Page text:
And she will die here in our midst

One night of utmost suffering,

With only her fate as a pillow,

And death, silent and strange.

Pat Robertson

Somehow I missed this little episode when it happened on April 9th. I've heard audio of it, however, on Air America, and it's pretty damn funny. Air America has only played portions of it, so I had to find it on the web in order to put it in context.
Pat Robertson and Rita Braver on CBS News Sunday Morning April 9th.

PR: ... Well-- well anyhow, they thought she was demon possessed. And these women are in the conference, and they said, "Go cast demons out of her." And I ignored it and ate dinner and went on to the meeting.

And then the next night, they had moved this poor woman out of the hotel. She was crying out for mercy and saying, "Oh God, help me," because she had such bad asthma. So-- I had to go see her. But fortunately I had my wife with her, so we went to another hotel-- in the heart of Jerusalem and knocked on the door.

And here, this haunting woman, she looked like-- she really looked like she was terrified-- very attractive-- striking brunette, 45 years old, you know thin, 5'8" kinda thing. And-- she had this look in her eyes. And-- so I went in, and my wife was with me. And they took the two chairs and I sat on the bed.

And I said, "Tell me about your problem." And she said, "I've got this asthma." And I said, "Have you been to the (LAUGHTER) doctor?" And-- and she said, "Yes. The doctor said my asthma was caused by praying with nuns." And I said, (LAUGHTER) "A doctor?"

RB: That sounds--

PR: "A doctor?"

RB: --that sounds like-- (LAUGHTER) you should've advised her, "Maybe go see another doctor."

PR: There was-- (LAUGHTER) well see-- the-- "A doctor told you this?" (UNINTEL) said, "Yes, that's what my doctor told me." And I says, "There is no way that praying with nuns is gonna cause you-- asthma." And then I prayed. And I said, "Lord, what's wrong with her?" I just prayed silently. And the Lord said, "Ask about her sex life." And--

RB: The-- the Lord said that to you?

PR: Yes, He said that to me. And I said, "There's no way I'm going to ask a strange woman about her sex life." So I said-- (COUGHS) "Excuse me for-- being personal, but would you tell me about your marriage."

She said, "Oh, I have a wonderful marriage." I said, "You do?" She (UNINTEL PHRASE), "A wonderful husband, wonderful marriage. It's just absolutely marvelous." I said, "You do?" She said, "Yes." So I prayed again. (LAUGHTER) I said, "Lord, what's the matter?" And she-- He said, "Ask her about her sex life."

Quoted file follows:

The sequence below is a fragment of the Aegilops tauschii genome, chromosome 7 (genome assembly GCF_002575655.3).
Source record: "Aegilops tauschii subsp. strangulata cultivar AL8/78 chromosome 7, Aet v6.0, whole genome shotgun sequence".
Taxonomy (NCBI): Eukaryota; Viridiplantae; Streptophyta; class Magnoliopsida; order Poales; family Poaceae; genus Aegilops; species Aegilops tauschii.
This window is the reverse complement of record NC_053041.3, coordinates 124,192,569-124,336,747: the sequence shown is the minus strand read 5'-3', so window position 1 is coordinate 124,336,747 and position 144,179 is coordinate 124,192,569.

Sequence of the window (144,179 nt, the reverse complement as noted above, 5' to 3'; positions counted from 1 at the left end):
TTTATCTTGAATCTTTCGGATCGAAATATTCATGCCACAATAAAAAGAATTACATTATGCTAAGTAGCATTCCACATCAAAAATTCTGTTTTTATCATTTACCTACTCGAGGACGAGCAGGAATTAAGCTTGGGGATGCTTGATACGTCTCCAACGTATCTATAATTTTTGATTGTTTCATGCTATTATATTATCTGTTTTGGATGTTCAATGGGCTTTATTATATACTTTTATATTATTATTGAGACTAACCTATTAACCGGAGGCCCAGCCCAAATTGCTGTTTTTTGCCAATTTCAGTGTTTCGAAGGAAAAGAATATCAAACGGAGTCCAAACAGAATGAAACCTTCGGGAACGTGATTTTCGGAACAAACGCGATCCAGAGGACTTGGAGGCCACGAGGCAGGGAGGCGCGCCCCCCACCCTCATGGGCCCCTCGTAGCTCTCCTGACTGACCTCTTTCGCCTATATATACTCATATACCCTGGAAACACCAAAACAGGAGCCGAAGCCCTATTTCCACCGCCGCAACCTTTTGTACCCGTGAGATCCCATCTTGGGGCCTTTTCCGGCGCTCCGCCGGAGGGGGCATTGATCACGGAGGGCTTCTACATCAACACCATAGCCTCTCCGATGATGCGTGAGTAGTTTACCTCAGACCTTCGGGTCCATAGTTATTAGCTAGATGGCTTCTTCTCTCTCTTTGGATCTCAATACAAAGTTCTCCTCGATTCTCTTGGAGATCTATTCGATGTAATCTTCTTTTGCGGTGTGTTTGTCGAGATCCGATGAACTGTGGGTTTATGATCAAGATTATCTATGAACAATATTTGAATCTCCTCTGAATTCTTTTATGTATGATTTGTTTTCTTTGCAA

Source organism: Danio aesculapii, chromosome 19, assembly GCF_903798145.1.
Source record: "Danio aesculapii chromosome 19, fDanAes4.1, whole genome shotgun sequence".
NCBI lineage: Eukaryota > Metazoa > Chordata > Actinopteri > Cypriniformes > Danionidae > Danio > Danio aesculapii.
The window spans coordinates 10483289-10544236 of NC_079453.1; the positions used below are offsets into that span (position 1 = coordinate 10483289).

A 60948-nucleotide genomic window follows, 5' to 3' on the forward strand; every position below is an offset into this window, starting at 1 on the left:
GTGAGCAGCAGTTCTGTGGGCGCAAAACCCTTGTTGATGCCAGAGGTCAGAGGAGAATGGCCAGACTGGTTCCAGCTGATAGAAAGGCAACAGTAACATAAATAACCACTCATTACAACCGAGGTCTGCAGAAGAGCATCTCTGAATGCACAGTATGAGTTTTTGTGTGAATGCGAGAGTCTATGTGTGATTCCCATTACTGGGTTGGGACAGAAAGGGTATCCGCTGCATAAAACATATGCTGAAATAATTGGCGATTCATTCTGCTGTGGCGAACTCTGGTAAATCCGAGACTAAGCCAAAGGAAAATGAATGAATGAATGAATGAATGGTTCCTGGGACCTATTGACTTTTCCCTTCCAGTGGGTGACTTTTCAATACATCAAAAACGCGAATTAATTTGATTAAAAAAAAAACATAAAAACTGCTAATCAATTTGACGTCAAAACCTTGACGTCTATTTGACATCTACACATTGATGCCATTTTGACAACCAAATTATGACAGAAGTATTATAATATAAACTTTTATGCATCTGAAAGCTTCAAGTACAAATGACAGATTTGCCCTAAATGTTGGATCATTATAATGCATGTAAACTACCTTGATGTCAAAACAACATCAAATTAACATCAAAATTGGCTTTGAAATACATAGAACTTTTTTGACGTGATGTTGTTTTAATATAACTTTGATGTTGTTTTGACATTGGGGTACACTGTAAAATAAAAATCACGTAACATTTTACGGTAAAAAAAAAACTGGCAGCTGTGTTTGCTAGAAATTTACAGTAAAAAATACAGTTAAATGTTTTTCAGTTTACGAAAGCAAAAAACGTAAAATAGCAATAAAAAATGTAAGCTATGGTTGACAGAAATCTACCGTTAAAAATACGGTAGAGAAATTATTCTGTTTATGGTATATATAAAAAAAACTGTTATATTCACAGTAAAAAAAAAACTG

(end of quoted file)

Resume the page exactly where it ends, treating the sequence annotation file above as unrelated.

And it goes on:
RB: I-- it's hard to imagine the Lord--

PR: The-- the--

RB: --saying this to you--

PR: --the Lord say-- well He did. And I-- and I said-- "You know, please forgive me if I'm being personal, but tell me about your sex life." And she said, "I don't have any." And I said, "Well, I thought you had a wonderful marriage." And she said-- "I do, but I don't have any sex life."

And I said, "How long has that been going on?" And she said, "Two years." And I said-- "And that's when your asthma started, isn't it?" And she said, "Yes." And I said, "Well it's obvious that you're blaming yourself-- for this condition. What's the problem?" And she said, "My husband's impotent."

And I said, "You think it's your fault." And she said, "Yes. It's-- I think it's my fault." And I said, "Well it isn't your fault. And it may be that he's working too hard. He may be having a physical impairment. But-- there's something in his life, that this isn't your fault." And she said, "It's not?"

I said, "Absolutely not." And I said, "Okay, now let's pray for your asthma. And she said, "Okay." And we prayed. And God healed her asthma just like that. And--
RB: You-- you know that--

PR: There's--

RB: --that's a tough one for people to swallow.

PR: I was there. My wife was the witness. And thank goodness she was there. I never woulda done this otherwise. But that woman went on her ma-- her way rejoicing. And it took maybe max, 10 minutes.

Monday, April 24, 2006

FDA and Plan B

Adolescent Sex Cult Survivor

The FDA is being sued for not issuing Plan B, the emergency contraceptive pill. All of the internal, scientific rulings have favored the approval of Plan B, but political insiders have halted such action. Why? Newsday provides some insight:
The FDA is only supposed to consider the safety and efficacy of drugs.

In the memo released by the FDA during the discovery process, Dr. Curtis Rosebraugh, an agency medical officer, wrote: "As an example, she stated that we could not anticipate, or prevent extreme promiscuous behaviors such as the medication taking on an 'urban legend' status that would lead adolescents to form sex-based cults centered around the use of Plan B."

Rosebraugh indicated he found no reason to bar nonprescription sales of Plan B.
The person referred to as "she" is Dr. Janet Woodcock (whom, one presumes by her last name, is perfectly comfortable with Viagra prescriptions). Adolescent sex-based cults!??! C'mon, next she'll be telling us that she believes in Satanic cults that murder and molest. I've heard rumors that once she leaves the administration she plans to write a biography on the life and times of Batboy.

I'm just saying

I never favored term limits. In fact, I don't favor them for the President. People should have the right to elect the person that they want in office. I know that Roosevelt garnered a lot of power during his unprecedented time in office, but it was a war and he was necessary for the job. Reagan, who I disliked immensely, would have been re-elected without term limits. Though I would have hated every minute of it, I supported the idea. Heck, without term limits, Bill Clinton would have prevented Bush from being in office in 2000.